Deer Among The Dead: A Look At The Bucks And Doe Calling Allegheny Cemetery Home

May 3, 2018

The Allegheny Cemetery stretches 300-acres in Lawrenceville, bordered by Butler Street, Stanton Avenue and Mossfield Street. Between the rows of headstones and mausoleums that line the burial ground, many people run into some four-legged visitors.

The deer in the Allegheny Cemetery are notorious for being tame. They aren't easily spooked, and are often found grazing among the trees and man-made structures.

Credit Brian Siewiorek / 90.5 WESA

"It's basically a wildlife sanctuary," Ron Hendrickson with the Pennsylvania Game Commission said. "They have a lot of food, no natural predation really, so they can really thrive in an area like that."

Hendrickson said it's hard to know exactly how many deer make the cemetery their home. 

"I'm not a biologist, but they have different ways where they take groups of deer and figure out how many there are and put that into an equation," he said. "They can get more of a basic idea of how many there may be, but it would take someone like a biologist to do something like that for us."

Hendrickson said there aren't any plans down the pipeline to do a study like this, mostly because the deer aren't causing problems. If he had to guess he says he thinks there are a couple hundred deer that call Allegheny Cemetery home.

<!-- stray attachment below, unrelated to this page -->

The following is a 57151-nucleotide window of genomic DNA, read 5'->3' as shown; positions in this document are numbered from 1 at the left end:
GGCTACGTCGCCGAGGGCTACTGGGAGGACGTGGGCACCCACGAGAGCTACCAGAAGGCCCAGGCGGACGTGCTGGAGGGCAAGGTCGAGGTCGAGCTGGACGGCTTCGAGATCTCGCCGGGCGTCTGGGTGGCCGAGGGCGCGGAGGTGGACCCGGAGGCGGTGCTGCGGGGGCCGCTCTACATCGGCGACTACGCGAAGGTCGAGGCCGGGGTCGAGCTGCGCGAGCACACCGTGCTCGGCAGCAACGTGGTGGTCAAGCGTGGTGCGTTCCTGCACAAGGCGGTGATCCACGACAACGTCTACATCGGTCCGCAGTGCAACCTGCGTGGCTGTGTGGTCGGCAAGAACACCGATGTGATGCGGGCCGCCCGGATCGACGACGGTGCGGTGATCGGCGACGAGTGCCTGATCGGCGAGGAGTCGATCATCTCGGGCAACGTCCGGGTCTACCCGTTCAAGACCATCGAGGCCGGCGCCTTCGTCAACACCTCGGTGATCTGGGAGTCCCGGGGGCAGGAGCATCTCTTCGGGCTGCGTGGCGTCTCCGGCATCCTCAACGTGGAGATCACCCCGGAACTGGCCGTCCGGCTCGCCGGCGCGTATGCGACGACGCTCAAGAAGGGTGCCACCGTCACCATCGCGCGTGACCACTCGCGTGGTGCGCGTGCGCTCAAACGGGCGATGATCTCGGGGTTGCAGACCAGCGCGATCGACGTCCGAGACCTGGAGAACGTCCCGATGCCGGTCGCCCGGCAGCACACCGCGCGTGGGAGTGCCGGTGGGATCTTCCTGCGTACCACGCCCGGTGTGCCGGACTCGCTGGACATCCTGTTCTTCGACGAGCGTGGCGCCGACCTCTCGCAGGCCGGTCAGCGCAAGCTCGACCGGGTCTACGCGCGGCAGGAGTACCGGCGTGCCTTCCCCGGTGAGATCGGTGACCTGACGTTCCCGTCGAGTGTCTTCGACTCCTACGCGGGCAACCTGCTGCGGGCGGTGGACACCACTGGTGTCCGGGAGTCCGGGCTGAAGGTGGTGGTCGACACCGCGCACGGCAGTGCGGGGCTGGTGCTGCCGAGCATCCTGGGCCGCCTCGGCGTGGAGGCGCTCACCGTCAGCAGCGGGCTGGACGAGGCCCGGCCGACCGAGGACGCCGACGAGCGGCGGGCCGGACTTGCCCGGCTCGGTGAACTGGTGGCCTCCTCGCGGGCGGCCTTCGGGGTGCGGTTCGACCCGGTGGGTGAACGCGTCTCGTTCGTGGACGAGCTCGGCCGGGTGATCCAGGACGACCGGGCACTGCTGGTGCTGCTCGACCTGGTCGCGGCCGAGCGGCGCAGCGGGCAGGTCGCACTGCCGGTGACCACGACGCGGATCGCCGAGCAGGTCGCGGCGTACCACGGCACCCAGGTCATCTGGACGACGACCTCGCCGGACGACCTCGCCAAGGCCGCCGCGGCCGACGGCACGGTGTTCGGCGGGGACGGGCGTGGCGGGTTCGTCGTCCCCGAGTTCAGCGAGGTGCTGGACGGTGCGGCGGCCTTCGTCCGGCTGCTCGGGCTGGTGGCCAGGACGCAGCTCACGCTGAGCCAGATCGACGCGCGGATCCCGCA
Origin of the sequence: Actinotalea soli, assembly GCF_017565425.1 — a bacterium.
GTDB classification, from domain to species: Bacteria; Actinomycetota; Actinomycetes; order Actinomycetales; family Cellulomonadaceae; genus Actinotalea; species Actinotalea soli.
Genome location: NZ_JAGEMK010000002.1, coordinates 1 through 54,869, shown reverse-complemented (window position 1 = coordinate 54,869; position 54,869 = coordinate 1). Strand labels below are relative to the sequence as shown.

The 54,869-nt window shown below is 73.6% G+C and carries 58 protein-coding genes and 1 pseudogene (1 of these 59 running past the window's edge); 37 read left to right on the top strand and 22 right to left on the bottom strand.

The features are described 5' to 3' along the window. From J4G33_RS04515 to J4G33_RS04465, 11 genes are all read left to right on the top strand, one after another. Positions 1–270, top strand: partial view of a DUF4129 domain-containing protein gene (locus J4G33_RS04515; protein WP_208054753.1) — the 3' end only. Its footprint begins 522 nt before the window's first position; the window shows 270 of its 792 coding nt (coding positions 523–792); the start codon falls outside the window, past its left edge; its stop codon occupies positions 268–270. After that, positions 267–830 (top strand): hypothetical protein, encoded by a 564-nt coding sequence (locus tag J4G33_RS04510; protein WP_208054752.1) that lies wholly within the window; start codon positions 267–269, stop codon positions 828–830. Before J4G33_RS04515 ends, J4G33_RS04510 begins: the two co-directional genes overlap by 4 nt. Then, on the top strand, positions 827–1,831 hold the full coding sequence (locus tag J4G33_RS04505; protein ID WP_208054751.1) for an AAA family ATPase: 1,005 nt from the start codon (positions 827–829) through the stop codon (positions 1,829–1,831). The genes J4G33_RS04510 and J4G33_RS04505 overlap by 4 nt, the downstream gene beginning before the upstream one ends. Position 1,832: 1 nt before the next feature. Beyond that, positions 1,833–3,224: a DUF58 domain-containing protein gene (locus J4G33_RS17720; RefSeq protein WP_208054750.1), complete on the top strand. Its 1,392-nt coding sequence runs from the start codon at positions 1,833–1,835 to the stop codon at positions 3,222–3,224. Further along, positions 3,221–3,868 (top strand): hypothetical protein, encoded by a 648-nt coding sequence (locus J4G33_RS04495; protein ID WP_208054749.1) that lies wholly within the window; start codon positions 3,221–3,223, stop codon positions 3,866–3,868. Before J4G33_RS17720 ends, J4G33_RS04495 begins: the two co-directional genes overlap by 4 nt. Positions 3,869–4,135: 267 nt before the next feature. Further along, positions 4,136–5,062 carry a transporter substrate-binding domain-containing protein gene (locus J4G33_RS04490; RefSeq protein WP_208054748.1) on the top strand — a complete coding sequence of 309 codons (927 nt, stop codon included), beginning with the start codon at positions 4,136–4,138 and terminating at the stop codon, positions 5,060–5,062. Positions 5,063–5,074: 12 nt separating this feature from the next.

This is part of our Good Question! series where we investigate what you've always wondered about Pittsburgh, its people and its culture.

The burial ground is full of deer favorites, like grass and twigs. Besides the abundance of food and space, Hendrickson said deer probably thrive here because in Pennsylvania, hunting is illegal in cemeteries. 

Credit Brian Siewiorek / 90.5 WESA

"If it were just a wooded area of Lawrenceville, it would be completely legal to hunt as long as you were 150 yards from any structure, things like that," he said.

If you run into a deer or two at the Allegheny Cemetery, Douglas Bergman, also with the Game Commission, says please don't feed them. Their dietary requirements are well taken care of by the land.

"When you supply that food source for it, you've actually retrained that animal and it's gotten away from its natural habits," Bergman said.